Cholestatic Liver Disease
Cholestatic liver disease refers to the problems caused when something slows or stops the flow of bile from your liver.
What is cholestatic disease?
One of your liver’s numerous jobs is to produce a fluid called bile, which is delivered to your digestive system through a network of bile ducts.
These bile ducts, along with organs (liver, gallbladder, pancreas and small intestines) form your biliary system. Its job is to drain waste products from the liver into the duodenum and to aid digestion with the controlled release of bile.
Cholestasis stops or slows the flow of bile through your biliary system. When bile can’t flow properly through the bile ducts, it:
- Gets clogged in your bile ducts and organs, causing irritation and interfering with normal function
- Leaks into your bloodstream with toxic effects.
Depending on its underlying cause, cholestasis can be a temporary problem or a long-term one.
Cholestatic liver disease can cause a number of symptoms including:
- Jaundice – your eyes and skin develop a yellowish tint due to bilirubin, a key component of the bile that is building up in your blood
- Darker pee – also due to a buildup of bilirubin
- Lighter poo – due to a lack of bilirubin where it is needed. Without bile to break down fats in your intestines, those fats are excreted in your poo, making it paler (it’s bilirubin that usually makes your poo brown), smellier and more floaty
- Itchy skin (pruritus) – caused by the buildup of bile salts in your blood which irritate your nerves and make your skin itch.
- Abdominal pain
- Nausea and vomiting
What causes cholestasis?
We divide cholestasis into two types:
- Intrahepatic cholestasis means the cause originates in your liver
- Extrahepatic cholestasis means the cause originates outside your liver.
Causes of intrahepatic cholestasis
- Chronic liver disease can scar your liver tissues (cirrhosis), including the bile ducts within your liver. That scarring narrows the bile ducts and restricts the flow of bile.
- A number of conditions affecting your liver including various types of chronic (ongoing) hepatitis or cholangitis
- Acute hepatitis due to alcohol poisoning, mononucleosis, HIV, cytomegalovirus, liver cancer, lymphoma, sepsis or a gallbladder infection
- Late pregnancy – high oestrogen levels can reduce bile secretions from your liver
- Total parenteral nutrition – IV feeding bypasses your digestive system. With no food in your small intestine, your liver might not realise it needs to keep delivering bile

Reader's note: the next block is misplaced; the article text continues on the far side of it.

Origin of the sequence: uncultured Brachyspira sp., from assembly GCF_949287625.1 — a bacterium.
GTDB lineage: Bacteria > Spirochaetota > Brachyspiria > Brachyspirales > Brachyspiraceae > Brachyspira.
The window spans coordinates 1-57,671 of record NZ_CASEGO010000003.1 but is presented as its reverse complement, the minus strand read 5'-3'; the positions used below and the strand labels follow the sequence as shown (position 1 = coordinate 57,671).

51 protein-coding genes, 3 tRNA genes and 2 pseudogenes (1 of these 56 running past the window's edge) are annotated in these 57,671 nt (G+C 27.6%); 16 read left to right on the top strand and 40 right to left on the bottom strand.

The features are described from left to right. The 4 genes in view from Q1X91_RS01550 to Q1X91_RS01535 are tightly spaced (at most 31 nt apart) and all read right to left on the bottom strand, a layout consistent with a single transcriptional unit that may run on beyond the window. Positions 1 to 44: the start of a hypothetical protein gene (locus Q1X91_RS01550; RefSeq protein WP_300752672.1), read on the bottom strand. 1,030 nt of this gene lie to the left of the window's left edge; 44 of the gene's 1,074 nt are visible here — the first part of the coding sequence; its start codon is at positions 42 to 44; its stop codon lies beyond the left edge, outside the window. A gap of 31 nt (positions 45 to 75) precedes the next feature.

- Some medications, including birth control pills, anabolic steroids, antibiotics, immunosuppressants, antidepressants, hormone replacement therapy and many other drugs.
Causes of extrahepatic cholestasis
- Biliary stricture – scarring and narrowing of your bile ducts due to surgery, injury, pancreatitis, cancer, cholangitis or biliary atresia
- Bile duct obstructions – due to gallstones, cysts or tumours.
How do you diagnose cholestasis?
If your doctor suspects you may have cholestasis, they will usually order a blood test to look for elevated levels of blood salts, bilirubin, cholesterol and some liver enzymes.
If your results suggest a need for further investigation, your doctor may order imaging scans, an endoscopy (a procedure to look inside your digestive system with a small camera on a flexible tube) or a liver biopsy.
Treatment of cholestasis depends on the underlying cause. It might involve:
- Changing medications
- Treating infections
- Removing physical obstructions in the bile ducts
- Inserting stents to open up narrow passageways
- Slowing the course of chronic liver disease with lifestyle changes such as avoiding alcohol, improving diet, and exercising more regularly
- Medications to improve bile production or reduce itching.
How Moonee Valley Specialist Centre can help
We understand that any liver condition is concerning. Our empathetic and caring team can provide assessments, diagnosis, and management for cholestatic liver disease. Dr Nathan Connelly is experienced in helping patients, focusing on providing holistic care to each person.
Please see your GP and ask for a referral.
*All information is general and is not intended to be a substitute for professional medical advice. Moonee Valley Specialist Centre can consult with you to confirm if a particular treatment or procedure is right for you. Any surgical or invasive procedure carries risks.